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Signalling, Incumbency Advantage, and Optimal Reelection Rules

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Author Info

  • Francesco Caselli
  • Tom Cunningham
  • Massimo Morelli
  • Inés Moreno de Barreda

Abstract

Much literature on political behavior treats politicians as motivated by reelection, choosing actions to signal their types to voters. We identify two novel implications of models in which signalling incentives are important. First, because incumbents only care about clearing a reelection hurdle, signals will tend to cluster just above the threshold needed for reelection. This generates a skew distribution of signals leading to an incumbency advantage in the probability of election. Second, voters can exploit the signalling behavior of politicians by precommitting to a higher threshold for signals received. Raising the threshold discourages signalling effort by low quality politicians but encourages effort by high quality politicians, thus increasing the separation of signals and improving the selection function of an election. This precommitment has a simple institutional interpretation as a supermajority rule, requiring that incumbents exceed some fraction of votes greater than 50% to be reelected.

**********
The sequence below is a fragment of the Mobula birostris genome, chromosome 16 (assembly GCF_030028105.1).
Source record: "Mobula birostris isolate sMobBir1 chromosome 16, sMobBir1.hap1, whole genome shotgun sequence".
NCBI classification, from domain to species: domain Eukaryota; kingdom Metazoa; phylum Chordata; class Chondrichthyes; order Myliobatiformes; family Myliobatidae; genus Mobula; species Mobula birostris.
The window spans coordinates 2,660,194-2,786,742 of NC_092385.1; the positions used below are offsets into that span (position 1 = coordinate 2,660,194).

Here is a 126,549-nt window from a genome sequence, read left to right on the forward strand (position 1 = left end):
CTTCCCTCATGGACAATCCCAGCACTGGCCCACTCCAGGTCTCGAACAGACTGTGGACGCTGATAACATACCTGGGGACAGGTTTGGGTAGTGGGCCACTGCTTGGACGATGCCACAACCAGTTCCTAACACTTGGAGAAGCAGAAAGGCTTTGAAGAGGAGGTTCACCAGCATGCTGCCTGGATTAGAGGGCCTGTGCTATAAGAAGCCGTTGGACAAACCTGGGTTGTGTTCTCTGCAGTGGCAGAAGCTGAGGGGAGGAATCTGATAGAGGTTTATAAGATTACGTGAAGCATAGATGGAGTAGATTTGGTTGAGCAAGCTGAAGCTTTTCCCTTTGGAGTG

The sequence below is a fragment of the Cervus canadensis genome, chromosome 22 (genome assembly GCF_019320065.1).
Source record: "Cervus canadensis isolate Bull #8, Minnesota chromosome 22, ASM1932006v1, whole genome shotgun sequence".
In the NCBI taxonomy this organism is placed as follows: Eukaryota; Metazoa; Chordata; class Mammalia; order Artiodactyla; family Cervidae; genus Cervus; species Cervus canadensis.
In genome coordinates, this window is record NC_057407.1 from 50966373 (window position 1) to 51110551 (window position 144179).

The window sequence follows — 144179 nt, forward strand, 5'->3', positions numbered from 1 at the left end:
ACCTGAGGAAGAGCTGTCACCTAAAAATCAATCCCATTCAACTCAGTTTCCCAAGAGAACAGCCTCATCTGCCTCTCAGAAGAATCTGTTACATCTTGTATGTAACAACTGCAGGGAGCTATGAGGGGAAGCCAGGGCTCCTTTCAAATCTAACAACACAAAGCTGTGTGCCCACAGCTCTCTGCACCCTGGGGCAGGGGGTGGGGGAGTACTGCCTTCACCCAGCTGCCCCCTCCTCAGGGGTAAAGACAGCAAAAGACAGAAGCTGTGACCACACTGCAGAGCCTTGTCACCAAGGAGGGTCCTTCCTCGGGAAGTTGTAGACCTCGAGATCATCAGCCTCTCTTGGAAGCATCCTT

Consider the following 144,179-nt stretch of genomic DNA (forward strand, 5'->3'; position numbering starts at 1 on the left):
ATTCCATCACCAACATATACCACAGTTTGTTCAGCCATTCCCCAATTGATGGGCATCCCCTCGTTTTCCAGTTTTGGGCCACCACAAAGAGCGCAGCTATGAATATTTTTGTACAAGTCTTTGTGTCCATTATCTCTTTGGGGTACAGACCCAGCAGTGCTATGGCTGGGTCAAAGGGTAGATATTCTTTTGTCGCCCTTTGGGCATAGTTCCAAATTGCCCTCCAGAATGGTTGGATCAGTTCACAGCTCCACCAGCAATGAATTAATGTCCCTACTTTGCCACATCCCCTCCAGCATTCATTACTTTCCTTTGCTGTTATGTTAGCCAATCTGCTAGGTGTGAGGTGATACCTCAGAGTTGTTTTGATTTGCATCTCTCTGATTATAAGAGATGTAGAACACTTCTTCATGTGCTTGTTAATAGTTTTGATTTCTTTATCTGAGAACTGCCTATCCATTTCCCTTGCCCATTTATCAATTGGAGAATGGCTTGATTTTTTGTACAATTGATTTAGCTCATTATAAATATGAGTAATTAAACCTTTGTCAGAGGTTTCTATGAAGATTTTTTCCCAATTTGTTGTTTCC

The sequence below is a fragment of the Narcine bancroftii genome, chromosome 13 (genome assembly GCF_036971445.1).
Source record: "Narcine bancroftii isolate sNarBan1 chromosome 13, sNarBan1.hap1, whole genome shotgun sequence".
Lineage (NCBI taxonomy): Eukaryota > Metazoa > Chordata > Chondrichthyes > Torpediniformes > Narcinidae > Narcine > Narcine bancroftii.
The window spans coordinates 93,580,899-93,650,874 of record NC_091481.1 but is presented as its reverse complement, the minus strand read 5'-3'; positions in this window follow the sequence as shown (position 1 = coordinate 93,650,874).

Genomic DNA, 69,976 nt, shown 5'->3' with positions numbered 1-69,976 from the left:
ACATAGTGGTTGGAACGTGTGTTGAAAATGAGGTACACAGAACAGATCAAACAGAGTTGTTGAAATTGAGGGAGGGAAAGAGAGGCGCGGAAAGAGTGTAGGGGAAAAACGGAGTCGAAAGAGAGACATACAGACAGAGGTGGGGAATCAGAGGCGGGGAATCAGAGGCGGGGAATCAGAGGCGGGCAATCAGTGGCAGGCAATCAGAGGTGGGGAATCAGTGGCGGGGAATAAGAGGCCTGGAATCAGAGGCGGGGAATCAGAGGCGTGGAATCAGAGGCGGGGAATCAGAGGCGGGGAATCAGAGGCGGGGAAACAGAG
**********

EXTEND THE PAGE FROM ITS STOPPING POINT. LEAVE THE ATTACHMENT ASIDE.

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Bibliographic Info

Paper provided by Centre for Economic Performance, LSE in its series CEP Discussion Papers with number dp1122.

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Date of creation: Feb 2012
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Handle: RePEc:cep:cepdps:dp1122

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Web page: http://cep.lse.ac.uk/_new/publications/series.asp?prog=CEP

Related research

Keywords: Supermajority; incumbency advantage; signalling;

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Cited by:
  1. repec:cge:warwcg:160 is not listed on IDEAS
  2. Brollo, Fernanda & Troiano, Ugo, 2013. "What Happens When a Woman Wins an Election? Evidence from Close Races in Brazil," CAGE Online Working Paper Series 161, Competitive Advantage in the Global Economy (CAGE).

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